(WARNING: This article may contain some spoilers for the show.)
American Horror Story’s 7th season has ended and is being met with mixed reviews.
Rotten Tomatoes critics placed the show at 74% (on the same level as Murder House and above Hotel); audiences are even harsher, ranking the season as the worst with 53%. Metacritic isn’t far off, with somewhat positive reviews from critics but many negative reviews from viewers.
The consensus from many is its political generalizations, and foray into social commentary, hamper the show. They suggest the series’ stereotypes and targeting of “both sides” aren’t appropriate or good horror.
This season’s exploration of cults of personality using fear to drive our social movements and political establishments is utterly terrifying. Why? Because it’s real – it has happened, can happen again, and is occurring right now.
If anything, I believe some of those negative reviews are less about quality and more about how uncomfortable this season made people. People, in general, can’t stand a mirror held to themselves, reflecting their flaws and biases.
The stereotypical characters are based on real-world behaviors, from the relationship between conservatism and sexism to the anxiety of modern liberals. When audiences watched the show, that discomfort may have been from seeing their reflection.
Not to mention, there are many real-world allegories beyond the various cults explored.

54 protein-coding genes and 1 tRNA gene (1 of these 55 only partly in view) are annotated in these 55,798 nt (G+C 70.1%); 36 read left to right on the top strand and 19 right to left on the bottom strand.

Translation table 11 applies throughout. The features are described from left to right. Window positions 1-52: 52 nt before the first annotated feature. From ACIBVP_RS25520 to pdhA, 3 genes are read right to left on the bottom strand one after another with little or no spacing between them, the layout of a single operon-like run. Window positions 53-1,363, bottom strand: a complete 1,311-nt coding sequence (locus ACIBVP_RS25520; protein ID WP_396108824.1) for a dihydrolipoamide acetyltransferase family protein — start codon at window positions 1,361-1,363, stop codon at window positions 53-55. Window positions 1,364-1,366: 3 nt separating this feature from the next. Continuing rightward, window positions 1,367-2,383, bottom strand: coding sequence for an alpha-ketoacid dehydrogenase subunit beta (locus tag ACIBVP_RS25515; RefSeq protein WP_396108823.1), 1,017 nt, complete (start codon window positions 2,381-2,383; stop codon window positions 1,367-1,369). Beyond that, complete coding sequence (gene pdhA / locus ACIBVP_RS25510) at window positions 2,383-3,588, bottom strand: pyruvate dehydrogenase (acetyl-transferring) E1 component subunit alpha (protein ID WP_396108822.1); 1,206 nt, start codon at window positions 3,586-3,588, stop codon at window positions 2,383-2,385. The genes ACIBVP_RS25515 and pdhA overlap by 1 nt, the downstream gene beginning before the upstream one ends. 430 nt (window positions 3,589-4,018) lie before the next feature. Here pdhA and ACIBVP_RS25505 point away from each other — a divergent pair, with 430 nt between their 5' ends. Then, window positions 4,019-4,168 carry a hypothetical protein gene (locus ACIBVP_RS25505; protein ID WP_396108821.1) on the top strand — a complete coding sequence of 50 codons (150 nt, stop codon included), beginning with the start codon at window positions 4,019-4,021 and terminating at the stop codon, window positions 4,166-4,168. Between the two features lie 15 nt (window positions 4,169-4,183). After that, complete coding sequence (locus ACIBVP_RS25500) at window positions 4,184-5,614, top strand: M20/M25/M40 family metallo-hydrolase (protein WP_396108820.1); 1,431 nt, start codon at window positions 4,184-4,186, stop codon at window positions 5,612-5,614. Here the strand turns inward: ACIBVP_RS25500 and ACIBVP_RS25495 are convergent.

Systemic racism and sexism, gaslighting, manufactured incidents, etc. These are very real, very dangerous, behaviors that are all too common. Not to mention the events ripped directly from the headlines, from shootings at political rallies to the murder of a journalist on air.
Also, as much as AHS: Cult attacked both ends of the social and political spectrum, nowhere did the writers say both sides were equally bad. While “progressives,” “feminists,” etc. were all guilty, the main threat was always the misogynistic, white supremacists.
The rise of an authoritarian movement based on fear and hatred was the worst problem, all the way to the end of the show. The power throughout the season lay primarily in the hands of Kai and his blue-shirted jackboots.
Worse, the show pointed out how that ideology was fueled not by a desire for anything positive, but by a selfish man who liked to “troll” everybody.
The reflection of the “liberals,” however, showed that side’s hypocrisy, in addition to how each cult, person, and leader played off each other. There were plenty of subtle jabs at the so-called “left,” from the treatment of gay men by radical feminists to the betrayal of women of color by their white counterparts.
In fact, the final message was an important one: each of these groups had their agendas and were turning on each other while manipulated by the primary cult. Only when everyone stopped their infighting and united together, could the real antagonist be destroyed.
I’m not saying AHS: Cult was perfect; the show lacked the character development of Coven, the story of Asylum, or the horror tropes of Roanoke. I think the low scores and viewer numbers, however, may be influenced less by the show’s quality and more on the unease upon seeing our reflection.
From Silence of the Lambs to Get Out, movies have shown the best horror can have nothing to do with the supernatural. Instead, seeing the dark side of our society, ideologies, and selves dragged into the light can be just as terrifying.
Now put out your pinky and tell me, “What fills your heart with dread?”